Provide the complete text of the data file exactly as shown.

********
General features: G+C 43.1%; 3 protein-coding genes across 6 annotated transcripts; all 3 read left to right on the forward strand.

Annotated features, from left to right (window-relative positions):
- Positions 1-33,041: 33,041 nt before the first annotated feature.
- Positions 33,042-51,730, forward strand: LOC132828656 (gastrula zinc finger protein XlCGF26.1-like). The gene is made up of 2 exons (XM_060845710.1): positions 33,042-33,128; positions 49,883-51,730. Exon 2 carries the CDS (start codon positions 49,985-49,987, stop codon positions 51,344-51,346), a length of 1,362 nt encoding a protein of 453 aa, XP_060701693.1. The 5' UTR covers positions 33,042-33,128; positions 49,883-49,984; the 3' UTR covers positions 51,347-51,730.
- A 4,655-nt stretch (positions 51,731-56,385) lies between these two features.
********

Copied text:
General features: G+C 43.1%; 3 protein-coding genes across 6 annotated transcripts; all 3 read left to right on the forward strand.

Annotated features, from left to right (window-relative positions):
- Positions 1-33,041: 33,041 nt before the first annotated feature.
- Positions 33,042-51,730, forward strand: LOC132828656 (gastrula zinc finger protein XlCGF26.1-like). The gene is made up of 2 exons (XM_060845710.1): positions 33,042-33,128; positions 49,883-51,730. Exon 2 carries the CDS (start codon positions 49,985-49,987, stop codon positions 51,344-51,346), a length of 1,362 nt encoding a protein of 453 aa, XP_060701693.1. The 5' UTR covers positions 33,042-33,128; positions 49,883-49,984; the 3' UTR covers positions 51,347-51,730.
- A 4,655-nt stretch (positions 51,731-56,385) lies between these two features.